AL ATATRA, Gaza — During the brief ceasefire in a ferocious little war, as Gaza’s people go back to their shattered homes to look for whatever is left to find, from Beit Lahiya and Beit Hanoun to Khuzaa, they come across the tailfins of American-supplied 120mm mortar rounds. The things are embedded in living room couches and rest amid smashed stucco and concrete slabs that used to be someone’s walls. Craters and the twisted wreckage of buildings collapsed by bombs from the U.S.-made F16 “multirole fighters” in the Israeli air force are now part of the Gaza moonscape. Beneath some of the former homes and businesses, the bodies of those who couldn’t escape American-supplied firepower are still decomposing.
Israel is the largest recipient of U.S. military assistance in the world—about $3.1 billion a year these days, and some $80 billion since the 1960s (without adjusting for inflation). As this war in Gaza drags on, Washington is committed to resupplying Israel with the weapons it needs to continue its assault. On July 30, the Pentagon, which stockpiles weapons in Israel, announced it was turning over large but unspecified quantities of 120mm mortar rounds (which were about to pass their shoot-by dates) to the Israeli military in a transaction so routine the White House didn’t even need to be notified. Except that there’s nothing routine about the Gaza slaughter. And that ammunition was needed by Israel to continue its offensive.
Maybe that’s why Palestinians were cynical when they heard U.S. Secretary of State John Kerry promise $47 million in emergency humanitarian aid to Gaza at the end of July. Uncle Sam giveth, and Uncle Sam taketh away. But in the midst of this, their third major war in a decade, Gazans know that where they are concerned there’s never remotely as much giving as there is taking away.
Some of Israel’s depleted stockpiles of 120mm mortars are now scattered about the war-scarred home of the Abu Hashish family. They fled the town of Al Atatra near the Erez crossing to Israel on July 17 as Israeli bombardment intensified. Karim Abu Hashish took his wife and four kids to an UNRWA school shelter on the edge of Beit Lahiya.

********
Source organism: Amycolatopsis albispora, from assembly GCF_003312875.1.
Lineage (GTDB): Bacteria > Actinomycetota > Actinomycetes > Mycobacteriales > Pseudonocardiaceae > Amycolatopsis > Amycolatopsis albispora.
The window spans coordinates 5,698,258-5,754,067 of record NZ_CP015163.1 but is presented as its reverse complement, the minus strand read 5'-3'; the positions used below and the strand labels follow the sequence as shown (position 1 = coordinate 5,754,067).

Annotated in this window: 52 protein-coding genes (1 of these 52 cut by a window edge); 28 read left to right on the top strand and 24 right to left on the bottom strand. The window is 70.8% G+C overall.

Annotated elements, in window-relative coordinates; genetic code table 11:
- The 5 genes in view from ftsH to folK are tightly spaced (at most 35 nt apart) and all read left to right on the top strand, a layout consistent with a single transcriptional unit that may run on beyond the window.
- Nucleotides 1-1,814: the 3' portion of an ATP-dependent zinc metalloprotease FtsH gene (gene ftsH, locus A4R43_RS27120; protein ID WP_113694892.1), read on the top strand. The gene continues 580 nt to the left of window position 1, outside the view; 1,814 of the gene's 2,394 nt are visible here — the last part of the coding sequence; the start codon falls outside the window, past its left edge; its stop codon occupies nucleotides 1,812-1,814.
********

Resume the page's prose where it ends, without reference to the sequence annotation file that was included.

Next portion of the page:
“What I don’t understand is why the Americans give us food and then give bombs to Israel to kill us.”
When Israel announced this week it was redeploying its ground forces in the area, pulling back, the Abu Hashishes were some of the first families to pile their clothes, pillows and flower-patterned mattresses into a taxi and attempt to return home. The overcrowded school where the family had sought refuge was a scene of despair and squalor. Donkeys and horses crowded around the school’s outer walls and broken water mains flooded the animal waste into the streets where hundreds of displaced kids tried to play. The families there wanted to go home whatever the cost.
But as the Abu Hashish family entered the eerie ghost town of shattered one-story homes around Al Atatra, they realized moving back while the war still raged might be a fatal mistake. Karim Abu Hashish bolted through his front door to find 120mm mortar rounds had punctured the walls and destroyed the rooms of his home.
Karim is a loyal member of the Fatah faction of Palestinians and a former employee of the Palestinain Authority (so he is among the “good guys” as far as Washington is concerned). But Karim has been without work since Hamas seized power in Gaza in 2007 and Israel imposed its seven-year blockade. He doesn’t begin to have the resources to fix the shrapnel damage to his roof from the last Gaza war in 2012.
“It will take time to comprehend what’s happened here,” says Karim, standing in front of a Fatah poster in his small, dust-filled living room with a gaping hole in the wall. “Maybe we will stay the night, maybe we will flee back to the school,” he said. An hour later, Israel shelled Al Atatra again.
For many Gazans, Israel’s use of U.S.-supplied weapons to destroy their lives and kill their friends and relatives is a reality they resigned themselves to long ago. While there is anger at America as Israel’s enabler, there is more indignation at the hypocrisy of Washington offering aid to their maimed society, crippled with the help of Washington’s weaponry.
In the flattened north-Gaza town of Beit Hanoun, 24-year-old Tamer al Masri stands outside his family apartment next to his living room. The front wall is gone. It looks like a makeshift proscenium, the stage for what used to be his life. Tamer’s 10-year-old brother sits on a couch inside as neighbors and family pick through debris. Underneath the rubble is the other al Masri brother, an Al Qassem fighter who stayed after residents evacuated to try to slow Israel’s advance into Gaza.
“We have known about the use of U.S. weapons for a very long time,” he says, unfazed by America’s role in the death of his brother. “What I don’t understand is why the Americans give us food and then give bombs to Israel to kill us.”